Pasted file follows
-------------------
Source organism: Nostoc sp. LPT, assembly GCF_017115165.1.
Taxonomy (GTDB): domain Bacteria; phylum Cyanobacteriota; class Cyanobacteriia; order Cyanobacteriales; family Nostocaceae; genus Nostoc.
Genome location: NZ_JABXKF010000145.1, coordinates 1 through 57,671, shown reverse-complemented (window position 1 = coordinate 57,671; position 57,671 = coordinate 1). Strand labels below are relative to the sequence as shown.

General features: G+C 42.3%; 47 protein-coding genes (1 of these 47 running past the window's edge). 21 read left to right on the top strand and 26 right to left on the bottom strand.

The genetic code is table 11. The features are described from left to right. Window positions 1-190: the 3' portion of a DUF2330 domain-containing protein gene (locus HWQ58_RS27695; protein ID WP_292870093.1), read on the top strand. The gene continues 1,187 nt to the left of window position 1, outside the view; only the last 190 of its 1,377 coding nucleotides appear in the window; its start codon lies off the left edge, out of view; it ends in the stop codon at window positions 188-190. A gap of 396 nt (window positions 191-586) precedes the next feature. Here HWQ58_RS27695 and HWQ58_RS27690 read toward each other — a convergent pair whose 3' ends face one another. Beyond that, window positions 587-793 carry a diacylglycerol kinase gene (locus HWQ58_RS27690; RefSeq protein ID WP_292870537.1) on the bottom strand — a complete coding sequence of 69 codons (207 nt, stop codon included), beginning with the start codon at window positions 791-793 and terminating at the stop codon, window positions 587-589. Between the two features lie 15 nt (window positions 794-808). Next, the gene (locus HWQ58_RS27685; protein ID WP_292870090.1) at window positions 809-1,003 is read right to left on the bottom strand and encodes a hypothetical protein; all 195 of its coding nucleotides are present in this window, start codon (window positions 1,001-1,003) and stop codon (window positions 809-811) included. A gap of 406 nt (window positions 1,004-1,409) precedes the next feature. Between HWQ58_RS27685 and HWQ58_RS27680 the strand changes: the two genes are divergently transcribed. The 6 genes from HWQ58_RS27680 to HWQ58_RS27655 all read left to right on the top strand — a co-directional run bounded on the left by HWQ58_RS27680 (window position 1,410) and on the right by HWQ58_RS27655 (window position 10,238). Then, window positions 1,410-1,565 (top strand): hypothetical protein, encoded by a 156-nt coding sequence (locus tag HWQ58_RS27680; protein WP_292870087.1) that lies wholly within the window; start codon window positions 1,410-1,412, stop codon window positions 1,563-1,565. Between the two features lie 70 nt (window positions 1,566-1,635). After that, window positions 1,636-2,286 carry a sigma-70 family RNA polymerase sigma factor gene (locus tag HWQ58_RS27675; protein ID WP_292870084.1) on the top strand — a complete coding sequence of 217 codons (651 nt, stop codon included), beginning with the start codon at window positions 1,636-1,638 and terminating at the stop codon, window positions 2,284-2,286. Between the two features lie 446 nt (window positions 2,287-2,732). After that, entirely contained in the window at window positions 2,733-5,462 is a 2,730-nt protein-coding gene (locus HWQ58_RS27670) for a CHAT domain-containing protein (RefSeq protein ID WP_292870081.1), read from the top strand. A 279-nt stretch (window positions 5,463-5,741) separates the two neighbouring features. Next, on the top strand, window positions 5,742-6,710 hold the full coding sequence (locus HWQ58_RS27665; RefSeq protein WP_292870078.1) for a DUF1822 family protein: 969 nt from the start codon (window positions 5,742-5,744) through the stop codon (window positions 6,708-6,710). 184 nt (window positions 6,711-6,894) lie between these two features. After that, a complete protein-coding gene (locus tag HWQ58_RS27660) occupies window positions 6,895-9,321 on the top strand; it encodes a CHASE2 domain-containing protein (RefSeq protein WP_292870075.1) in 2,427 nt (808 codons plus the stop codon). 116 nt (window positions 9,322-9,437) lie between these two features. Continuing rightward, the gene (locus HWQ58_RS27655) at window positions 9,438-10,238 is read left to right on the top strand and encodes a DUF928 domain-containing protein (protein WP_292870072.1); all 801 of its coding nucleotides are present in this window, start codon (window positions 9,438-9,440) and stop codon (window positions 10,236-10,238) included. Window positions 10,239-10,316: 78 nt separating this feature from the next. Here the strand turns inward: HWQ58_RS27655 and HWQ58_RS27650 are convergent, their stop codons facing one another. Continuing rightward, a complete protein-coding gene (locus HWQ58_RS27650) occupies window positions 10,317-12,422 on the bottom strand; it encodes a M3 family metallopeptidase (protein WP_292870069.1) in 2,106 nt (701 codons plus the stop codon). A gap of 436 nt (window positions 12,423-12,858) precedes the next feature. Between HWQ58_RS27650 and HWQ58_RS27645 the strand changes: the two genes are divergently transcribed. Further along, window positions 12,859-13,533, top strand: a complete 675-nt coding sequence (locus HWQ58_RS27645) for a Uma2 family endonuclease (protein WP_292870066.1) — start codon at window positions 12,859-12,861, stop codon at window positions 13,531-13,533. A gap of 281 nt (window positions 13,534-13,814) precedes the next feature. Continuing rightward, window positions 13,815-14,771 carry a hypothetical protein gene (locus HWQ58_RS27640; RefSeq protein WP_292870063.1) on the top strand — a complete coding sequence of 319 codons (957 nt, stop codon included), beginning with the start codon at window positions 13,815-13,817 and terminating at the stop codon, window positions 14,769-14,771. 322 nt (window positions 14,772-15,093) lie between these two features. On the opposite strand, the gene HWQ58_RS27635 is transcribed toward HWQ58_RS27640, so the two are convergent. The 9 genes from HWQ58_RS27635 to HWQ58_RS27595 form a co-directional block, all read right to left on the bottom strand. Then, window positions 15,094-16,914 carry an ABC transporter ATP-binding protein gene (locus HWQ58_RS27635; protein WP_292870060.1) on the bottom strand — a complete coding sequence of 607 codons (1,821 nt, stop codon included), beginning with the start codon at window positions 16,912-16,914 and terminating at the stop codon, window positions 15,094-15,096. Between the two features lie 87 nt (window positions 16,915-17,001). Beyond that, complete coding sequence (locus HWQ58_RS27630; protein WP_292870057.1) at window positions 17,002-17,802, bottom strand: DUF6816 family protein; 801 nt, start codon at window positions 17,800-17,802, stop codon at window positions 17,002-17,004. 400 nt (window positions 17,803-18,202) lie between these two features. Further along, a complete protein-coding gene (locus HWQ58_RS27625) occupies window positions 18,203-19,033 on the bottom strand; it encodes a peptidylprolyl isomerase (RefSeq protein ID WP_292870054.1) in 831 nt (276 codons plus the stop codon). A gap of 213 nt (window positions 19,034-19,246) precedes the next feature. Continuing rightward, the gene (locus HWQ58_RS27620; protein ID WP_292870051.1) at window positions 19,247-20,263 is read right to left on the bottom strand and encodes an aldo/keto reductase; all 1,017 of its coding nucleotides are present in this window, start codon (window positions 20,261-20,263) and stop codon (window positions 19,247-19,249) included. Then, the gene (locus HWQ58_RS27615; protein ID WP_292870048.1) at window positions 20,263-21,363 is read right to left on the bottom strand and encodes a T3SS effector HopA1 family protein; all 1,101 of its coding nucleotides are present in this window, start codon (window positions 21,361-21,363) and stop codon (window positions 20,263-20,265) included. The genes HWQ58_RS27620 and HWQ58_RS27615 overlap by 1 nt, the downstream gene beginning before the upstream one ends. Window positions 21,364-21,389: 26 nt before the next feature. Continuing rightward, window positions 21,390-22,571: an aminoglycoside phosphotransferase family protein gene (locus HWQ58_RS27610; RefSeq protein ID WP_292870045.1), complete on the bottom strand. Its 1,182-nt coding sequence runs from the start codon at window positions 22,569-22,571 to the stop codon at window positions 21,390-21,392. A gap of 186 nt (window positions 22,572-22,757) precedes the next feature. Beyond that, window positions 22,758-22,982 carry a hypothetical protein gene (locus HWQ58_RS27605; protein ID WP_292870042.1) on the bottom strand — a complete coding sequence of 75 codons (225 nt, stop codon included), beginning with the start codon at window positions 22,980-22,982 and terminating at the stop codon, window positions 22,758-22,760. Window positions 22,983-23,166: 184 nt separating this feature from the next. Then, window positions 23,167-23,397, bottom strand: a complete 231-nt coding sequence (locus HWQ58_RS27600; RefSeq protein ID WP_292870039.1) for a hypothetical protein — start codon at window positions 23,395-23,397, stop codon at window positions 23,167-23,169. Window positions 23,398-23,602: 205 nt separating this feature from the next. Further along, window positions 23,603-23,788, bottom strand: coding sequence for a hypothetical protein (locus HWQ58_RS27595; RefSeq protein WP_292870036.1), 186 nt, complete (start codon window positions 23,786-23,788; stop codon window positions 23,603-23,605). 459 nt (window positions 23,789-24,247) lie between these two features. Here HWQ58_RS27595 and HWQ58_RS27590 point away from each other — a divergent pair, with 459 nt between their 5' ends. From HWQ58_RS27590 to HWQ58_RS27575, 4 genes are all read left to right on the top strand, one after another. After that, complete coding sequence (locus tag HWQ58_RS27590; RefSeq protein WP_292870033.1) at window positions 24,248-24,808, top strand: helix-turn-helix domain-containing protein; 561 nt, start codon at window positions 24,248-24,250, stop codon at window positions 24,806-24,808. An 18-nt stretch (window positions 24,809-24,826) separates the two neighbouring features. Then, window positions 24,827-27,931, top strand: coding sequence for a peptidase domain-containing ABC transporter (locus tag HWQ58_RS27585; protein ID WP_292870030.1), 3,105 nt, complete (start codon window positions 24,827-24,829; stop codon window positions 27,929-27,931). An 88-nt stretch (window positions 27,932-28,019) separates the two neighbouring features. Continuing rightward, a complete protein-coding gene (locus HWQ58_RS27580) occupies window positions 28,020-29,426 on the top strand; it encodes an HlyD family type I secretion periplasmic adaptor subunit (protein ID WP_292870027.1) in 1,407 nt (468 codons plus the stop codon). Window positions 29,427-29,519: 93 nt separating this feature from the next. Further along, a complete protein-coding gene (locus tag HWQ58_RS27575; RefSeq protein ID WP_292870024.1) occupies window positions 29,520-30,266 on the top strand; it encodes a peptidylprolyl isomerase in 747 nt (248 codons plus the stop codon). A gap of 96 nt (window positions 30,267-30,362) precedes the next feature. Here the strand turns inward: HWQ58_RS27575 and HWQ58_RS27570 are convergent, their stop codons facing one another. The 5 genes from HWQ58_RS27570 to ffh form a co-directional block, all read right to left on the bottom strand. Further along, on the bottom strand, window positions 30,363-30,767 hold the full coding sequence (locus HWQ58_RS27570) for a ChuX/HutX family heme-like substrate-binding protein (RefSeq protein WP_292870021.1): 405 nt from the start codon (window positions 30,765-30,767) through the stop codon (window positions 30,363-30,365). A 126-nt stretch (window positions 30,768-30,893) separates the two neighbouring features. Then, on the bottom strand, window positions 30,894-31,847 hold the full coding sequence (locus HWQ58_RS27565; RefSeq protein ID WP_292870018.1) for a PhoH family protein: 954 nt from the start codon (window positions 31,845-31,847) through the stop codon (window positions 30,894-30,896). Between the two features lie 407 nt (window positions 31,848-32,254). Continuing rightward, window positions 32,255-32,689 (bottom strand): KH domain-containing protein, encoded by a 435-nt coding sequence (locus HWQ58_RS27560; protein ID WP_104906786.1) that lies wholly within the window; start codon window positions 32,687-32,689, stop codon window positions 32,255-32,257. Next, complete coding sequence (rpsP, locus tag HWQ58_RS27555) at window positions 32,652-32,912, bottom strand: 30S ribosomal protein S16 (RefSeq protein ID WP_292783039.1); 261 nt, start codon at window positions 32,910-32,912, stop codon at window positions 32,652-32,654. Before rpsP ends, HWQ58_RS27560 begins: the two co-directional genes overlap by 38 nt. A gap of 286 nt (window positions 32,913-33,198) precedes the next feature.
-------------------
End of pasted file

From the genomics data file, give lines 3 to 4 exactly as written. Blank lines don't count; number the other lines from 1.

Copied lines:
Genome location: NZ_JABXKF010000145.1, coordinates 1 through 57,671, shown reverse-complemented (window position 1 = coordinate 57,671; position 57,671 = coordinate 1). Strand labels below are relative to the sequence as shown.

General features: G+C 42.3%; 47 protein-coding genes (1 of these 47 running past the window's edge). 21 read left to right on the top strand and 26 right to left on the bottom strand.